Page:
Frozen Out

What to do with those extra embryos.

Jim and Susanne are facing a modern moral dilemma. Desperate for a baby after struggling with infertility for eight years, they agreed to try in vitro fertilization with embryo transfer (IVF-ET). Multiple eggs were surgically harvested from Susanne's ovaries and then fertilized with Jim's sperm in the lab.

Three of the resulting embryos were implanted in Susanne's uterus in the hope that at least one would grow into a baby. The seven remaining embryos were frozen (cryopreserved) for later implantation attempts, if needed.

Surprise—Jim and Susanne are the proud parents of triplets, two girls and a boy. According to the Center for Applied Reproductive Science, triplets are unusual but not unheard of. Typically when three embryos are implanted, would-be parents can expect at best one baby. There is about a 20 percent chance of twins and a 5 percent chance of triplets, depending on the age of the couple.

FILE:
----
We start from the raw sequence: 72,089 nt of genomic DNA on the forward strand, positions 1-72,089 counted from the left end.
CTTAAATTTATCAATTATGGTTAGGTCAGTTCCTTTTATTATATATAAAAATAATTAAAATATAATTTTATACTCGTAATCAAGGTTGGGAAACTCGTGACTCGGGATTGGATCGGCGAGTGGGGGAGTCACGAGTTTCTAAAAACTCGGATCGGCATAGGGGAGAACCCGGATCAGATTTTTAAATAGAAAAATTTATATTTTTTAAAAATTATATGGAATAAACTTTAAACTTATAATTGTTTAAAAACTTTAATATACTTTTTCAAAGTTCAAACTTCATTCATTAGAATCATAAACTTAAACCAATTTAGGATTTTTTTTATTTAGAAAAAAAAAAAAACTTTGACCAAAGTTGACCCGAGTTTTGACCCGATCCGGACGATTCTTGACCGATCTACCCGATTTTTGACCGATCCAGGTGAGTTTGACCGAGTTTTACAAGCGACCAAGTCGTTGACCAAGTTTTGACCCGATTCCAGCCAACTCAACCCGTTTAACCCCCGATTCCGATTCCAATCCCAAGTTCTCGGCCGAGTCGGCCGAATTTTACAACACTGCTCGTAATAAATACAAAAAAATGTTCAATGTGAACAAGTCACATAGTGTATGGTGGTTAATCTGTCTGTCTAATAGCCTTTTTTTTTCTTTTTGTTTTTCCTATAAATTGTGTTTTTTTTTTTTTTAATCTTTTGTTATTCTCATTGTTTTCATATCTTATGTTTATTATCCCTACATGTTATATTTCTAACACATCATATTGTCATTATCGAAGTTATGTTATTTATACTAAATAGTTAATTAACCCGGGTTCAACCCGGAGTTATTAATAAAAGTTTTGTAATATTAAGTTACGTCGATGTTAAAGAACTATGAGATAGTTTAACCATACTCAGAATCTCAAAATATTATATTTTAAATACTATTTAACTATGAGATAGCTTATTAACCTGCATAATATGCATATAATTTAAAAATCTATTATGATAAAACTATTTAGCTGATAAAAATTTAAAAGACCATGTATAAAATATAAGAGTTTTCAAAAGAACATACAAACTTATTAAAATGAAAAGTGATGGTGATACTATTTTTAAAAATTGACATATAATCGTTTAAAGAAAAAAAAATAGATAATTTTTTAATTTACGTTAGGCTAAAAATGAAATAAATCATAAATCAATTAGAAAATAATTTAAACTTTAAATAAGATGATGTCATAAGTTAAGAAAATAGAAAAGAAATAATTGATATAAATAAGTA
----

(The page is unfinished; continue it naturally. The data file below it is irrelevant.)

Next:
Jim and Susanne are ecstatic with their triple blessing—and a bit frantic. Believing they have a full quiver, they desire no more children. They wonder, What do we do with the human life we have left on ice?


Jim and Susanne are not alone. More than 400,000 frozen embryos are stored in clinics across the United States. No one knows how long frozen embryos retain their viability, but children have been born from embryos stored five to ten years.

A significant number of these embryos belong to believers. Many couples like Jim and Susanne have considered donating the embryos to the clinic storing them. But there is a hitch. The clinic offers no guarantee that recipients of their embryos will share Jim and Susanne's Christian faith.

"As Christians," Jim says, "it would grieve us to think that children we helped bring ...

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Christianity Today
Frozen Out
hide thisJuly July

In the Magazine

July 2004

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